The Prevalence and Consequences of Dating Violence among Youth
Dating violence has emerged as a major public health issue over the past several decades (Center for Disease Control and Prevention, 2000; O'Keefe, 2005; Powers and Kerman, 2006). Until recently, incidents of dating violence have mainly been associated with college students and adults (O'Keefe, 2005). Research has begun to expose an alarming number of dating violence incidents involving youth, specifically teenagers.
“81 percent of parents either believe that teen dating violence is not an issue, or admit that they don’t know if it’s an issue.”
Research suggests that Teen Dating Violence (TDV) is more prevalent than previously believed (Powers and Kerman, 2006). Research has shown that there are no significant differences in prevalence rates between the sexes in TDV (Banyard and Cross, 2008). In addition, TDV has shown to have serious social, emotional, physical, and mental consequences at a crucial time in human development (O'Keefe, 2005).
Prevalence rates of TDV vary considerably between studies. For example, O'Keefe (2005) indicated that studies have reported rates of TDV ranging from 9% to 57%. Findings from the national Youth Risk Behavior Surveillance Survey (YRBSS) revealed 9.4% of high school students reported being physically hurt (e.g., hit or slapped) by a boyfriend or girlfriend intentionally (Center for Disease and Control and Prevention, 2011). One of the main contributors to this variation in prevalence rates is how TDV is defined or conceptualized. Specifically, some definitions include psychological and emotional forms of teen dating violence, while others are restricted to physical forms of violence (O'Keefe, 2005; Powers and Kerman, 2006). The lack of a standardized definition is also apparent in adult forms of dating violence and spousal abuse.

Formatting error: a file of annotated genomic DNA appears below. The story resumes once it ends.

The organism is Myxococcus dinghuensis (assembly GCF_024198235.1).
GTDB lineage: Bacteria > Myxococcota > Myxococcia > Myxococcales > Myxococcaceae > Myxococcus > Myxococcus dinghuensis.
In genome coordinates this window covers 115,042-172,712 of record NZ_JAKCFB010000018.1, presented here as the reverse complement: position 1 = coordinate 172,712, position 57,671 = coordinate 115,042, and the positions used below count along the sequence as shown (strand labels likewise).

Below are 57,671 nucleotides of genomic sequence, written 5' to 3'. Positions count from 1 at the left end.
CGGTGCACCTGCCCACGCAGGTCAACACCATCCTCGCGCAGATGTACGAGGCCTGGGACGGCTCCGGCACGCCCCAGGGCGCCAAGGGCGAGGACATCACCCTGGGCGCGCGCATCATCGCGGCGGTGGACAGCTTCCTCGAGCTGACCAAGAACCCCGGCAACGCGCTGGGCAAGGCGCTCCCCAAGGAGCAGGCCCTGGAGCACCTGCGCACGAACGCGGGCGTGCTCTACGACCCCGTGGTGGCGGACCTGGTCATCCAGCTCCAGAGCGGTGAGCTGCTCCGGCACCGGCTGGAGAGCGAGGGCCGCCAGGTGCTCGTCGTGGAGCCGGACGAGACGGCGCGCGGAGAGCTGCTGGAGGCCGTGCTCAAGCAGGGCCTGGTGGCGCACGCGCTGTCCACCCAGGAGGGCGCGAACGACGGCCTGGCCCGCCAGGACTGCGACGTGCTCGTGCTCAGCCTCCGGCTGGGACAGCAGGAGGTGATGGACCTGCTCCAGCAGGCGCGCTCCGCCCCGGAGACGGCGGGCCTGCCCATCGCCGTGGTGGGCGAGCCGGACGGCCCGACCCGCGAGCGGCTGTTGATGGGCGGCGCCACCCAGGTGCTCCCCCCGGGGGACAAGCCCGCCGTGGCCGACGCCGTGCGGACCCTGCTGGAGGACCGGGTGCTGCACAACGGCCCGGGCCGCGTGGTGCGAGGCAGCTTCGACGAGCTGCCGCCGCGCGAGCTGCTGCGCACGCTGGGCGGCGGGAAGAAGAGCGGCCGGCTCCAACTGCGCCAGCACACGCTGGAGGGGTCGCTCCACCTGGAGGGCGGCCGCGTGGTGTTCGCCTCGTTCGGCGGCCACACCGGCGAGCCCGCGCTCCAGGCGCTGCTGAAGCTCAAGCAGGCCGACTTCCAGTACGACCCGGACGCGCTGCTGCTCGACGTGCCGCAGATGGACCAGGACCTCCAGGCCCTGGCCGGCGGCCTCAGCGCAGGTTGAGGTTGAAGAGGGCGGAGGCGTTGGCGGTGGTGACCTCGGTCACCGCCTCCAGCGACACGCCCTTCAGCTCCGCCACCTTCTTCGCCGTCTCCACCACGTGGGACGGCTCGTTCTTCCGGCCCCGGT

“9.4% of high school students reported being physically hurt by a boyfriend or girlfriend intentionally.”
Other contributing factors relate to how questions are asked when measuring TDV (e.g., "have you been a victim in the last six months?", versus "have you ever been a victim?") and biases that are inherently part of self-report data (e.g., over/under reporting of involvement in incidents) (O'Keefe, 2005; Powers and Kerman, 2006). TDV is often unreported: in fact, it is estimated that only 33 percent of all teens who have been in violent relationships have ever told anyone else about the abuse (Loveisrespect.org, 2016). Self-report measures are often the only way to collect accurate data on TDV and other forms of dating violence. This is because official sources (e.g., police and court records) lack a significant number of incidents due to unreported cases of TDV (Powers and Kerman, 2006). Research has concluded that TDV is a significant factor in the lives of youth, despite the aforementioned variation in rates, lack of a standardized definition and data collection issues.